Many, or even most, instances of alleged medical malpractice in a hospital setting, be it in Connecticut or anyplace else, are leveled at people who are employed by or work at the facility. Surgical mistakes, unsanitary conditions and failure to follow proper procedures can all be sources of hospital negligence.
But sometimes the alleged direct cause of injury or death to a patient is another patient. When those incidents occur, we have to question whether hospital personnel might still be an indirect source of harm and guilty of medical malpractice in the failure to properly protect a patient.
This fact pattern is the basis of a wrongful death lawsuit being brought against a hospital by surviving family members of a man who was apparently strangled in his hospital room by another man who was sharing it with him. The family alleges that the other man had a lengthy criminal record that included at least one potentially violent crime and should have been monitored by hospital staff.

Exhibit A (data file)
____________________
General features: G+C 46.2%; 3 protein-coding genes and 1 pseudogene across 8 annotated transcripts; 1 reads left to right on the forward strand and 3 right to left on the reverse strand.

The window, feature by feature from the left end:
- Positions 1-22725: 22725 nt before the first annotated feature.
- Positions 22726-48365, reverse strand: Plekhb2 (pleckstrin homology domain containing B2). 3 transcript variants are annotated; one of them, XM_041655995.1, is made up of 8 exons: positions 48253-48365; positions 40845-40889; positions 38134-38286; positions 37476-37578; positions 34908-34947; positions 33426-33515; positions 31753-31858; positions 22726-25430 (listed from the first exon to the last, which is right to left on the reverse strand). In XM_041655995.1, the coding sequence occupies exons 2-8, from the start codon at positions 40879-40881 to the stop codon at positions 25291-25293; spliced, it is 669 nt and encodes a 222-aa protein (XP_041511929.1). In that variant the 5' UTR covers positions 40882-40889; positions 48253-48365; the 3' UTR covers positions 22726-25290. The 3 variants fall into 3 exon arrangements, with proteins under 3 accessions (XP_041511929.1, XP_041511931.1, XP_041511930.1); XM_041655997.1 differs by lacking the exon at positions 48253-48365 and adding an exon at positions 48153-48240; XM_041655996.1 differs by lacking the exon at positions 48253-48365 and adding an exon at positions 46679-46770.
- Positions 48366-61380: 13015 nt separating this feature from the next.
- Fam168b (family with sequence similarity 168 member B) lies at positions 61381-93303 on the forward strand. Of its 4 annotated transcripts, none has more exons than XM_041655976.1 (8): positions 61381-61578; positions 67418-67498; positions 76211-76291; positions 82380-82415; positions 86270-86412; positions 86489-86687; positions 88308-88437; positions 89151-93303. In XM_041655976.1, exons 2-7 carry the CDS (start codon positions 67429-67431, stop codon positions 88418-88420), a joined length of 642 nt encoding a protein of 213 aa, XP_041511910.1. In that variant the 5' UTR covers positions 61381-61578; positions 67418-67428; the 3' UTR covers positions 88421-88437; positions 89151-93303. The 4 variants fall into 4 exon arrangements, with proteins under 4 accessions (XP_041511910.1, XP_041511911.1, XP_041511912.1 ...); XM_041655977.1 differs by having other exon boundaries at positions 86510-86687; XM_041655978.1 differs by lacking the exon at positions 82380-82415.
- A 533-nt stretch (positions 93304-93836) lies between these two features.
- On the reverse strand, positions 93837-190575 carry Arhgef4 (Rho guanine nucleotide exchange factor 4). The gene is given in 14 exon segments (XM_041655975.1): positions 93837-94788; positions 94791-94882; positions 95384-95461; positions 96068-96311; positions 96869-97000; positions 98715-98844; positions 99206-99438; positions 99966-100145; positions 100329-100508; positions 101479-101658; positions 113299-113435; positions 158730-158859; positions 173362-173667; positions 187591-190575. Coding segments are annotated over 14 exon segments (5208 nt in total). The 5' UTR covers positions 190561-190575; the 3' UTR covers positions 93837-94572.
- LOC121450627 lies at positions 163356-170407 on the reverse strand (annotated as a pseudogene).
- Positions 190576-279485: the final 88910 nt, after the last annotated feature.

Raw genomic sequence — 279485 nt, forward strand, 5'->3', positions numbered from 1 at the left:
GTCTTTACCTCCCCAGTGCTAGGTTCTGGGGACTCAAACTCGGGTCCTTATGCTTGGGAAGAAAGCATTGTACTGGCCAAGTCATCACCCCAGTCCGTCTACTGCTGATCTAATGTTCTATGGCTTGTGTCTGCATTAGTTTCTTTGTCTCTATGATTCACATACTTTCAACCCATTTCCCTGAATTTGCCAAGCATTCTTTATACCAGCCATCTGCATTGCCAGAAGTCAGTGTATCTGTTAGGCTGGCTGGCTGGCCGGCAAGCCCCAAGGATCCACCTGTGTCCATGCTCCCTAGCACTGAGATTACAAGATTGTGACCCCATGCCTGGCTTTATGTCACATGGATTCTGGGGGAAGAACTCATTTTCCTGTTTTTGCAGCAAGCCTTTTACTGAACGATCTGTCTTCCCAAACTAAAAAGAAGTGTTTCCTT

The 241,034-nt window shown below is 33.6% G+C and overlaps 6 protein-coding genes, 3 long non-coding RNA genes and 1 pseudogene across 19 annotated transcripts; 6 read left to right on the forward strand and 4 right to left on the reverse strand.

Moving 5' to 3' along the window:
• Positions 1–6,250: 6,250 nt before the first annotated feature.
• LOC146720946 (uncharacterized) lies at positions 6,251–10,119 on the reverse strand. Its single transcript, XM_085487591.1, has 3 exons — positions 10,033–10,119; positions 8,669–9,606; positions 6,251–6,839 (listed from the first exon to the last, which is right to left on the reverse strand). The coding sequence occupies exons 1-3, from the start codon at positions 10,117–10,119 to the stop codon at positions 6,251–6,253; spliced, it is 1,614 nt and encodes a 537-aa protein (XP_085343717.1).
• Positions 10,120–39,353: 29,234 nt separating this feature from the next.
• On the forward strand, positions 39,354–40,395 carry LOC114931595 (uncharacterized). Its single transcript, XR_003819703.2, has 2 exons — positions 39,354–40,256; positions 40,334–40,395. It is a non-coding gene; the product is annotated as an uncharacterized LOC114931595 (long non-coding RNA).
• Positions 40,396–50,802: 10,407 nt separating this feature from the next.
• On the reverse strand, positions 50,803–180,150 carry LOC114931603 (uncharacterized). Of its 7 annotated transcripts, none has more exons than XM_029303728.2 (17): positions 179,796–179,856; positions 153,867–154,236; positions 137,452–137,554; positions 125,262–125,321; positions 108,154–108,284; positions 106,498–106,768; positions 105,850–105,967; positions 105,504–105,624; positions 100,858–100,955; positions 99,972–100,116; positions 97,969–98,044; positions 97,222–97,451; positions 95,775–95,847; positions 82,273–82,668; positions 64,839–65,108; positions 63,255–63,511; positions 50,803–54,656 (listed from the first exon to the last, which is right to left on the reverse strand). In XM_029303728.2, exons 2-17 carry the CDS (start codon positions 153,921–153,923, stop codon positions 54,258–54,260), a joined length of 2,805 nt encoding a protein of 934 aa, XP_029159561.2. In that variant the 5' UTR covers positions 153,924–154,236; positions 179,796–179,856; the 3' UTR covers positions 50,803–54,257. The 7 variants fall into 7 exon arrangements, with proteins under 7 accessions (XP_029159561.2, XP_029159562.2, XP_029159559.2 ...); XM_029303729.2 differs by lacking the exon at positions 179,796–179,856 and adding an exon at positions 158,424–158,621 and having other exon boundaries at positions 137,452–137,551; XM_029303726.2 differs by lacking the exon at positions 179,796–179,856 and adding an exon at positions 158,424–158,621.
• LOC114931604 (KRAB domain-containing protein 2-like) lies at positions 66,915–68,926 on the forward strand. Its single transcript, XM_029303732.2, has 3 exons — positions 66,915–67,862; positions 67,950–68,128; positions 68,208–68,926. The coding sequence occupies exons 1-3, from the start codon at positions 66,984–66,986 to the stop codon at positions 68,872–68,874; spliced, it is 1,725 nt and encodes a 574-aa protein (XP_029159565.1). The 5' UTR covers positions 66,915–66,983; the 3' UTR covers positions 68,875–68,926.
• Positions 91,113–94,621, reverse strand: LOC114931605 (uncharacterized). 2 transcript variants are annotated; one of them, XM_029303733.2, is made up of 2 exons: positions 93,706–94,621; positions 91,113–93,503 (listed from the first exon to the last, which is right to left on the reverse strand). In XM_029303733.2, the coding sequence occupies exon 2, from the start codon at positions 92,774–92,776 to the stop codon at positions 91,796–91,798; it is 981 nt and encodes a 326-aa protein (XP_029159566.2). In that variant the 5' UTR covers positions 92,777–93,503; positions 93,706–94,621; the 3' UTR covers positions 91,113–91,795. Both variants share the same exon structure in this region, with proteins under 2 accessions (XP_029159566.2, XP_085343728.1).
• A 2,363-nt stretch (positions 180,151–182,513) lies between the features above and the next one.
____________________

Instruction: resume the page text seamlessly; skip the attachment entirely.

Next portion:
They have also expressed anger that evidently no one at the hospital was available to help the victim when the murder took place. A housekeeping employee discovered his body after the fact.
The implication of hospital negligence appears to be that the hospital should have known about the potentially violent and dangerous patient and should have taken steps to prevent the now-accused killer from harming another patient.
While the law may not go so far as to require hospitals to do background checks on patients before admitting them, they should know enough about a patient from taking a medical history upon admission to be aware of the possibility of danger to other patients, as well as to those who work in the facility. Hospitals and staff members are expected to provide care for patients and take steps to keep them safe. Should they fail in this responsibility, they can and should be held accountable for the damages that result.
Source: CBS Miami, "Family of Man Killed at Aventura Hospital Takes Legal Action," Joan Murray, July 11, 2014